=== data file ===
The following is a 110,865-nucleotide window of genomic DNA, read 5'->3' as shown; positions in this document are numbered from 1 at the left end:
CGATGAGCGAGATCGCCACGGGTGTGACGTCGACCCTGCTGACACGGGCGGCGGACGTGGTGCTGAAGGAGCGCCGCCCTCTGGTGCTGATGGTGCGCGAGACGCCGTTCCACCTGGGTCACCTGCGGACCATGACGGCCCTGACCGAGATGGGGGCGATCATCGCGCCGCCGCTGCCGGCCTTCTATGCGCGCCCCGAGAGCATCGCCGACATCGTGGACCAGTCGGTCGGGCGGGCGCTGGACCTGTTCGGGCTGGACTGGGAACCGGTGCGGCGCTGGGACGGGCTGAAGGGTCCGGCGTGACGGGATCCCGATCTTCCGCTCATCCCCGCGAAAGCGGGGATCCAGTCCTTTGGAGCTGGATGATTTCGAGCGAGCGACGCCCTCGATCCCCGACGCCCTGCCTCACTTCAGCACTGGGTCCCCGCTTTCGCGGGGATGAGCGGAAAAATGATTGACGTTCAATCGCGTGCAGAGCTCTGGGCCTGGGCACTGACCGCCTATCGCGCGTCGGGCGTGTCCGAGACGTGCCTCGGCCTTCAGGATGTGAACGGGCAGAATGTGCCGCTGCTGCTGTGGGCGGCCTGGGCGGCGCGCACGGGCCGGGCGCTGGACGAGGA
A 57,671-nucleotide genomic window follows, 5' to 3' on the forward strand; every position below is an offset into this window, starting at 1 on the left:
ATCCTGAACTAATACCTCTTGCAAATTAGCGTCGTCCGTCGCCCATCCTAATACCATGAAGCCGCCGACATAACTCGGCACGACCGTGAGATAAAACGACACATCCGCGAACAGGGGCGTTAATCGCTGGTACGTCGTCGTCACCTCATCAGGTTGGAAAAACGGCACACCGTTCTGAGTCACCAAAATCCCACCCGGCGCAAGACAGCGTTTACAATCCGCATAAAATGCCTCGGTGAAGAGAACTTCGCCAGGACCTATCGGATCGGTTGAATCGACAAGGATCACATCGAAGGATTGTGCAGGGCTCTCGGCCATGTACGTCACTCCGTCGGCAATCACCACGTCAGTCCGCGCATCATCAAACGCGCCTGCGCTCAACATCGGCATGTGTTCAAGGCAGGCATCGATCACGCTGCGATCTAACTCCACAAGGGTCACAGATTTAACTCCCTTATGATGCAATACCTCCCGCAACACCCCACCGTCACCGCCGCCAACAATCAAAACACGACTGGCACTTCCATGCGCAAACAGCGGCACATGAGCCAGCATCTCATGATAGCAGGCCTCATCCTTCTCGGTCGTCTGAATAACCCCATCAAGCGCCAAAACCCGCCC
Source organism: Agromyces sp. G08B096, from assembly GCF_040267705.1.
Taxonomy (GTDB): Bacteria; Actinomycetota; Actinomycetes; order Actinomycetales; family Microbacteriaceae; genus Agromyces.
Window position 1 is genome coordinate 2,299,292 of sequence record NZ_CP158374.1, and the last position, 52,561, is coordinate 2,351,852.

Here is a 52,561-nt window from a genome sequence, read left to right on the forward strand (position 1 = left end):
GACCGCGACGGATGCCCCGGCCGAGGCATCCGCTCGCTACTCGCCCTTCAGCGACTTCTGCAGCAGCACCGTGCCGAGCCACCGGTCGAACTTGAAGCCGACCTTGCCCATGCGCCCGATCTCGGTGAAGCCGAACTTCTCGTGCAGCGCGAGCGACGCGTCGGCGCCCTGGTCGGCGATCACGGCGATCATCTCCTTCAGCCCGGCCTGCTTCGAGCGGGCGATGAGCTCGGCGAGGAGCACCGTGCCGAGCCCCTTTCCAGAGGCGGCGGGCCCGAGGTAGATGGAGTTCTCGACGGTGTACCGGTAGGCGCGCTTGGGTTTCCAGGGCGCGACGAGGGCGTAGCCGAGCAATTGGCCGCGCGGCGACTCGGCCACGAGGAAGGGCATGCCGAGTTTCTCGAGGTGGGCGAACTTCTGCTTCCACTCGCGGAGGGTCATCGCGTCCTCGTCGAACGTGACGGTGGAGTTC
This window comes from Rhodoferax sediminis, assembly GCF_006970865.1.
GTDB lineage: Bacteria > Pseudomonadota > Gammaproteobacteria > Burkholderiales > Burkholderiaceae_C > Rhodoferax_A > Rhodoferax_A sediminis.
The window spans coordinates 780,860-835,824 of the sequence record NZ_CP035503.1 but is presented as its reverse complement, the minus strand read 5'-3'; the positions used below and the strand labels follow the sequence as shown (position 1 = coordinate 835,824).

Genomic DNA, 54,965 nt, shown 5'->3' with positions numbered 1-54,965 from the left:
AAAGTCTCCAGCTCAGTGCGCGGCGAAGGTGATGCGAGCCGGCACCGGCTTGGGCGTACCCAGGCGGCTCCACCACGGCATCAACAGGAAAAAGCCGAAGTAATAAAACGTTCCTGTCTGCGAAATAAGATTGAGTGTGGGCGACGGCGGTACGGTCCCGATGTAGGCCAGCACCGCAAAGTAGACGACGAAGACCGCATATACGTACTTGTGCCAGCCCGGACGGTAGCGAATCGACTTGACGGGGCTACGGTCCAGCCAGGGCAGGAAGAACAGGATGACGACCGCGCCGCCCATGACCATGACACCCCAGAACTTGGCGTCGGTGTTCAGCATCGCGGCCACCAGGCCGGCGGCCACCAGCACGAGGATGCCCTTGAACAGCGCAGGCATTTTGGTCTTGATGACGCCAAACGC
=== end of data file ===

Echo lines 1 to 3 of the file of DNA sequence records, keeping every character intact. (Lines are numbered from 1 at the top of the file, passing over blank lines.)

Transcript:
The following is a 110,865-nucleotide window of genomic DNA, read 5'->3' as shown; positions in this document are numbered from 1 at the left end:
CGATGAGCGAGATCGCCACGGGTGTGACGTCGACCCTGCTGACACGGGCGGCGGACGTGGTGCTGAAGGAGCGCCGCCCTCTGGTGCTGATGGTGCGCGAGACGCCGTTCCACCTGGGTCACCTGCGGACCATGACGGCCCTGACCGAGATGGGGGCGATCATCGCGCCGCCGCTGCCGGCCTTCTATGCGCGCCCCGAGAGCATCGCCGACATCGTGGACCAGTCGGTCGGGCGGGCGCTGGACCTGTTCGGGCTGGACTGGGAACCGGTGCGGCGCTGGGACGGGCTGAAGGGTCCGGCGTGACGGGATCCCGATCTTCCGCTCATCCCCGCGAAAGCGGGGATCCAGTCCTTTGGAGCTGGATGATTTCGAGCGAGCGACGCCCTCGATCCCCGACGCCCTGCCTCACTTCAGCACTGGGTCCCCGCTTTCGCGGGGATGAGCGGAAAAATGATTGACGTTCAATCGCGTGCAGAGCTCTGGGCCTGGGCACTGACCGCCTATCGCGCGTCGGGCGTGTCCGAGACGTGCCTCGGCCTTCAGGATGTGAACGGGCAGAATGTGCCGCTGCTGCTGTGGGCGGCCTGGGCGGCGCGCACGGGCCGGGCGCTGGACGAGGA
A 57,671-nucleotide genomic window follows, 5' to 3' on the forward strand; every position below is an offset into this window, starting at 1 on the left: